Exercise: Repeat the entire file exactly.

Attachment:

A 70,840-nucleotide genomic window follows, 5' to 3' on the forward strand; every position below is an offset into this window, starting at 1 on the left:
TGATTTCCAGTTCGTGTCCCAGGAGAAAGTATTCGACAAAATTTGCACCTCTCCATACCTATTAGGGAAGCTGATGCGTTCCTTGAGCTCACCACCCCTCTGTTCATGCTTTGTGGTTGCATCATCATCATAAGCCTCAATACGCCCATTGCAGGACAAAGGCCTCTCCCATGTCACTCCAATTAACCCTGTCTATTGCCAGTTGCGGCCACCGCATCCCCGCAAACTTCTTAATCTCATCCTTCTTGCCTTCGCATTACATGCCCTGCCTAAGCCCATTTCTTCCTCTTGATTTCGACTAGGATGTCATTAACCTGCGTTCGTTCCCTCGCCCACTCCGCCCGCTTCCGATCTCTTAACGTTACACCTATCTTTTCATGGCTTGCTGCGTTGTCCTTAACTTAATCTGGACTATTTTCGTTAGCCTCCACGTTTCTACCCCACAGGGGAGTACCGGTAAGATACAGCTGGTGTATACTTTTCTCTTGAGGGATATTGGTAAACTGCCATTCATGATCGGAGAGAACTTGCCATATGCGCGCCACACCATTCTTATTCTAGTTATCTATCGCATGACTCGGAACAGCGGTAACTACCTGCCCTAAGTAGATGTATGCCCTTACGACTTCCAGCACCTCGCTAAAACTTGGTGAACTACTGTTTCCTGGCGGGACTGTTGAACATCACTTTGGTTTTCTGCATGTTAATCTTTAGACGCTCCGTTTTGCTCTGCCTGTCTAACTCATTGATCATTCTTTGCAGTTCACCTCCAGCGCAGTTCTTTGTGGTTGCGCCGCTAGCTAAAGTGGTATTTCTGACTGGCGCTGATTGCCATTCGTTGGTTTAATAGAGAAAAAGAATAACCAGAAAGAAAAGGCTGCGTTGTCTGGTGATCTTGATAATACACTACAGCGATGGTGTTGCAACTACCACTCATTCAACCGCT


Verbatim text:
A 70,840-nucleotide genomic window follows, 5' to 3' on the forward strand; every position below is an offset into this window, starting at 1 on the left:
TGATTTCCAGTTCGTGTCCCAGGAGAAAGTATTCGACAAAATTTGCACCTCTCCATACCTATTAGGGAAGCTGATGCGTTCCTTGAGCTCACCACCCCTCTGTTCATGCTTTGTGGTTGCATCATCATCATAAGCCTCAATACGCCCATTGCAGGACAAAGGCCTCTCCCATGTCACTCCAATTAACCCTGTCTATTGCCAGTTGCGGCCACCGCATCCCCGCAAACTTCTTAATCTCATCCTTCTTGCCTTCGCATTACATGCCCTGCCTAAGCCCATTTCTTCCTCTTGATTTCGACTAGGATGTCATTAACCTGCGTTCGTTCCCTCGCCCACTCCGCCCGCTTCCGATCTCTTAACGTTACACCTATCTTTTCATGGCTTGCTGCGTTGTCCTTAACTTAATCTGGACTATTTTCGTTAGCCTCCACGTTTCTACCCCACAGGGGAGTACCGGTAAGATACAGCTGGTGTATACTTTTCTCTTGAGGGATATTGGTAAACTGCCATTCATGATCGGAGAGAACTTGCCATATGCGCGCCACACCATTCTTATTCTAGTTATCTATCGCATGACTCGGAACAGCGGTAACTACCTGCCCTAAGTAGATGTATGCCCTTACGACTTCCAGCACCTCGCTAAAACTTGGTGAACTACTGTTTCCTGGCGGGACTGTTGAACATCACTTTGGTTTTCTGCATGTTAATCTTTAGACGCTCCGTTTTGCTCTGCCTGTCTAACTCATTGATCATTCTTTGCAGTTCACCTCCAGCGCAGTTCTTTGTGGTTGCGCCGCTAGCTAAAGTGGTATTTCTGACTGGCGCTGATTGCCATTCGTTGGTTTAATAGAGAAAAAGAATAACCAGAAAGAAAAGGCTGCGTTGTCTGGTGATCTTGATAATACACTACAGCGATGGTGTTGCAACTACCACTCATTCAACCGCT